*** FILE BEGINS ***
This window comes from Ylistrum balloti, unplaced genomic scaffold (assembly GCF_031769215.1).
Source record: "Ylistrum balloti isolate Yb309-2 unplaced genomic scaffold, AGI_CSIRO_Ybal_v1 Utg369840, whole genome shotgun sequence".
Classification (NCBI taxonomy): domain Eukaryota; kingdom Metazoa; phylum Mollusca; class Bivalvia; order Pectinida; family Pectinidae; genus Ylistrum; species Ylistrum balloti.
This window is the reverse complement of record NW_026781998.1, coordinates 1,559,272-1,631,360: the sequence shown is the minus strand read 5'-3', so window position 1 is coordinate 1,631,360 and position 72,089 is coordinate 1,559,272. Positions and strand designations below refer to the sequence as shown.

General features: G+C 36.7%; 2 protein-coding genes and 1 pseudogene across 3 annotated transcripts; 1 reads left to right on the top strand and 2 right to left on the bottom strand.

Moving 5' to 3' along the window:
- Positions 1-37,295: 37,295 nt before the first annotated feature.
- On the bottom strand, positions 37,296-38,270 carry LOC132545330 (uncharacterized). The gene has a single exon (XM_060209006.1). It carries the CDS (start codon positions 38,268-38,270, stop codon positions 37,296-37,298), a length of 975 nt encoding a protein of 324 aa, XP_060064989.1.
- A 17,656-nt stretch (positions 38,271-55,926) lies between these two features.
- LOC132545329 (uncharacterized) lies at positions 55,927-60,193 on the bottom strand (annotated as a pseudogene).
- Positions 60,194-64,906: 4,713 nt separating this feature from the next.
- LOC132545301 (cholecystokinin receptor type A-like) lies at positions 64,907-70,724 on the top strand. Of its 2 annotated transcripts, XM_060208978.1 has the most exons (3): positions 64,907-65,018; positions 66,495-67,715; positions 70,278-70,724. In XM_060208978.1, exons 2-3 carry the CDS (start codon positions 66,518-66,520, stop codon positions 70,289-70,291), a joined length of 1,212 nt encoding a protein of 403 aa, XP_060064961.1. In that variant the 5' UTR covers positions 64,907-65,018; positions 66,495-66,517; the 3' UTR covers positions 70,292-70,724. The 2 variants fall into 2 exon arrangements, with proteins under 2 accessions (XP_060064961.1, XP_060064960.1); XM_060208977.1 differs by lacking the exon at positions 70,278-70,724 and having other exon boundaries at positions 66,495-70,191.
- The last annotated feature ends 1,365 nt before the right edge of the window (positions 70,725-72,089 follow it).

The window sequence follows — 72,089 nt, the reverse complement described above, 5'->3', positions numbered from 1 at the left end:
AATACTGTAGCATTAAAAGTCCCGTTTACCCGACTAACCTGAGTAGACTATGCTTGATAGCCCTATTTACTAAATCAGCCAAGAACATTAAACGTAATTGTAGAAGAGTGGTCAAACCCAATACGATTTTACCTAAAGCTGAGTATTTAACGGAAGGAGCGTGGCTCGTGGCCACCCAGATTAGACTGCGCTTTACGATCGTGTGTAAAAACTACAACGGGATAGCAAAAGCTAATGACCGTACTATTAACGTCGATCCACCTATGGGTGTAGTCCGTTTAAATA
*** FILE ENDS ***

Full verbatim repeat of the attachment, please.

This window comes from Ylistrum balloti, unplaced genomic scaffold (assembly GCF_031769215.1).
Source record: "Ylistrum balloti isolate Yb309-2 unplaced genomic scaffold, AGI_CSIRO_Ybal_v1 Utg369840, whole genome shotgun sequence".
Classification (NCBI taxonomy): domain Eukaryota; kingdom Metazoa; phylum Mollusca; class Bivalvia; order Pectinida; family Pectinidae; genus Ylistrum; species Ylistrum balloti.
This window is the reverse complement of record NW_026781998.1, coordinates 1,559,272-1,631,360: the sequence shown is the minus strand read 5'-3', so window position 1 is coordinate 1,631,360 and position 72,089 is coordinate 1,559,272. Positions and strand designations below refer to the sequence as shown.

General features: G+C 36.7%; 2 protein-coding genes and 1 pseudogene across 3 annotated transcripts; 1 reads left to right on the top strand and 2 right to left on the bottom strand.

Moving 5' to 3' along the window:
- Positions 1-37,295: 37,295 nt before the first annotated feature.
- On the bottom strand, positions 37,296-38,270 carry LOC132545330 (uncharacterized). The gene has a single exon (XM_060209006.1). It carries the CDS (start codon positions 38,268-38,270, stop codon positions 37,296-37,298), a length of 975 nt encoding a protein of 324 aa, XP_060064989.1.
- A 17,656-nt stretch (positions 38,271-55,926) lies between these two features.
- LOC132545329 (uncharacterized) lies at positions 55,927-60,193 on the bottom strand (annotated as a pseudogene).
- Positions 60,194-64,906: 4,713 nt separating this feature from the next.
- LOC132545301 (cholecystokinin receptor type A-like) lies at positions 64,907-70,724 on the top strand. Of its 2 annotated transcripts, XM_060208978.1 has the most exons (3): positions 64,907-65,018; positions 66,495-67,715; positions 70,278-70,724. In XM_060208978.1, exons 2-3 carry the CDS (start codon positions 66,518-66,520, stop codon positions 70,289-70,291), a joined length of 1,212 nt encoding a protein of 403 aa, XP_060064961.1. In that variant the 5' UTR covers positions 64,907-65,018; positions 66,495-66,517; the 3' UTR covers positions 70,292-70,724. The 2 variants fall into 2 exon arrangements, with proteins under 2 accessions (XP_060064961.1, XP_060064960.1); XM_060208977.1 differs by lacking the exon at positions 70,278-70,724 and having other exon boundaries at positions 66,495-70,191.
- The last annotated feature ends 1,365 nt before the right edge of the window (positions 70,725-72,089 follow it).

The window sequence follows — 72,089 nt, the reverse complement described above, 5'->3', positions numbered from 1 at the left end:
AATACTGTAGCATTAAAAGTCCCGTTTACCCGACTAACCTGAGTAGACTATGCTTGATAGCCCTATTTACTAAATCAGCCAAGAACATTAAACGTAATTGTAGAAGAGTGGTCAAACCCAATACGATTTTACCTAAAGCTGAGTATTTAACGGAAGGAGCGTGGCTCGTGGCCACCCAGATTAGACTGCGCTTTACGATCGTGTGTAAAAACTACAACGGGATAGCAAAAGCTAATGACCGTACTATTAACGTCGATCCACCTATGGGTGTAGTCCGTTTAAATA